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Here's a rewording solutis versibus by Daniel Crespin:

Nondum abies ex montibus suis desecta descenderat in aquas fluidas, ut terras alienas adiret : et nulla littora nisi sua hominibus perspecta.

That probably clarifies a lot, especially that suis modifies montibus and that caesa modifies pinus, but here are a couple other notes.

Thomas Swinburne Carr writes:

Peregrinum—orbem, a foreign world or clime, as we speak of the "new world".

Pinus, the pine, of which ships were made. Hence, poetically, a ship.

Crespin says of orbem:

Orbem.] Pro orbis parte posuit, synechdochicè.


Here's my (beginner's) perspective on what's going on.

By interrupting the clause at caesa suis, Ovid is doing two things: (a) putting suis next to peregrinum to emphasize the contrast; and (b) creating "grammatical suspense", which emphasizes the modified nouns when you reach them.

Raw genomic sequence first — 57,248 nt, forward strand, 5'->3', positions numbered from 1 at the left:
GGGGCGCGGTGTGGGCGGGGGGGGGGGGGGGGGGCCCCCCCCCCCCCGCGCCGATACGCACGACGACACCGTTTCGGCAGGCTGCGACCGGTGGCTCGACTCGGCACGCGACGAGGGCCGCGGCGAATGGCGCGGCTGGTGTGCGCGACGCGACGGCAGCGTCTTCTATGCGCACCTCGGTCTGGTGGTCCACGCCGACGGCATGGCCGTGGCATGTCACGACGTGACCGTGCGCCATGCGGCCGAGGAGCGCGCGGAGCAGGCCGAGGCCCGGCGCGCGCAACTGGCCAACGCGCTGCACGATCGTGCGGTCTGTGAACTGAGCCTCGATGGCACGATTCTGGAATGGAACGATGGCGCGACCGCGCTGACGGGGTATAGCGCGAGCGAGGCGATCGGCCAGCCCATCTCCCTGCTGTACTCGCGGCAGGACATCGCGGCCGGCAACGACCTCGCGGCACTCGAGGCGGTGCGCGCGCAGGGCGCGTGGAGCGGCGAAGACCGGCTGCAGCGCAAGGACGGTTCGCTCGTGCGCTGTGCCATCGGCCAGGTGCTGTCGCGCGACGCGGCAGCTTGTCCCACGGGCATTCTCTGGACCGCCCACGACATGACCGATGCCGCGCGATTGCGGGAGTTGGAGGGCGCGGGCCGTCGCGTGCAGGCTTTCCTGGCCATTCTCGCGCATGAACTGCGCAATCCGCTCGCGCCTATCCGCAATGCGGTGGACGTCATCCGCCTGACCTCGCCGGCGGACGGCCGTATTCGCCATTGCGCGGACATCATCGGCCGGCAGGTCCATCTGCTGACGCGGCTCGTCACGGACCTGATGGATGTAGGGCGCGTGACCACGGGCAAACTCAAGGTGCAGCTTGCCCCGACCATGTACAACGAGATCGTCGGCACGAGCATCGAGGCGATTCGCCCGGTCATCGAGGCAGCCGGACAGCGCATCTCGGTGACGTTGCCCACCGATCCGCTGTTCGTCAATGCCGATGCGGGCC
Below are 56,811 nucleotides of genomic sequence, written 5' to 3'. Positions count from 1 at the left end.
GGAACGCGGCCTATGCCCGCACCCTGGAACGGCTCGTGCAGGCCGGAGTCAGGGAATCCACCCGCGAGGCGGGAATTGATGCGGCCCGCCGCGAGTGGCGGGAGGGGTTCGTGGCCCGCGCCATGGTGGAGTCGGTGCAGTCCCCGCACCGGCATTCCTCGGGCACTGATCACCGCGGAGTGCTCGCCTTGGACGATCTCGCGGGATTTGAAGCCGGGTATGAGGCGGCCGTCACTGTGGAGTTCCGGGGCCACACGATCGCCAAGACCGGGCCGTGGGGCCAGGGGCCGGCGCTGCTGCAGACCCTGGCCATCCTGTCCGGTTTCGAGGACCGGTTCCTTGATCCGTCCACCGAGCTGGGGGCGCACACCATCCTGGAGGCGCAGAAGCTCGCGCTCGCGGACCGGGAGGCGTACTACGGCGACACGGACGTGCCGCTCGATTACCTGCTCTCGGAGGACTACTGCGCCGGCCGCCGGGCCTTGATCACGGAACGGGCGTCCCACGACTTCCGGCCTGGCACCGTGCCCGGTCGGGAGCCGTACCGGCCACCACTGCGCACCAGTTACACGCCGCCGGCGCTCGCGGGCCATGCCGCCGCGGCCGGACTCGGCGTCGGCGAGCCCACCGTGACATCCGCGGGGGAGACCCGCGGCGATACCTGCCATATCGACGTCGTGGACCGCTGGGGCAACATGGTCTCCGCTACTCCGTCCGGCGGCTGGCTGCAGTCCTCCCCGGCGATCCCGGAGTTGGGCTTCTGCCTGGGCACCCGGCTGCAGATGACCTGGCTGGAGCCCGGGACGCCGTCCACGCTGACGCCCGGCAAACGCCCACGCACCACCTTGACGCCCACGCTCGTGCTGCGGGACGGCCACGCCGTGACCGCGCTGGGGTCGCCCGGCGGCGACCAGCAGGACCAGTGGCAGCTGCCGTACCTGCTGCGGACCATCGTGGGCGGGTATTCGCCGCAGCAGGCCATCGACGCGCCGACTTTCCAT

So, here's a word-by-word translation that doesn't quite work even as poetic English, but I think maintains the sense and emphasis of the Latin:

Having not yet hewn from its native—a foreign world to survey—
mountains, a pine, and lowered it [as a ship] into the flowing waves,
mortals had not gotten to know any shores beyond their own.

I am taking the grammar to mean that the third line is the result of the first two. In the Latin, pinus is the subject of the first sentence, but clearly it's the people who are the agents of all the verbs and verbals: caesa, viseret, descenderat, and norant. The tense of descenderat is pluperfect, suggesting that it's referring to a time before something else. I take that something else to be the third line, which completes the thought—the whole sententia. The perfect and pluperfect of nosco refer literally to the process of getting to know, which is already accomplished at the time of interest—one "tense" later than the literal one.

A textbook from 1873 seems to agree:

norant] The pluperfect of this verb has the force of an imperfect.

What I think has happened is that Latin grammar is not as well suited as English to an absolute construction containing so many subclauses, so Ovid has exploited -que and the subtleties of Latin tenses to express the same meaning.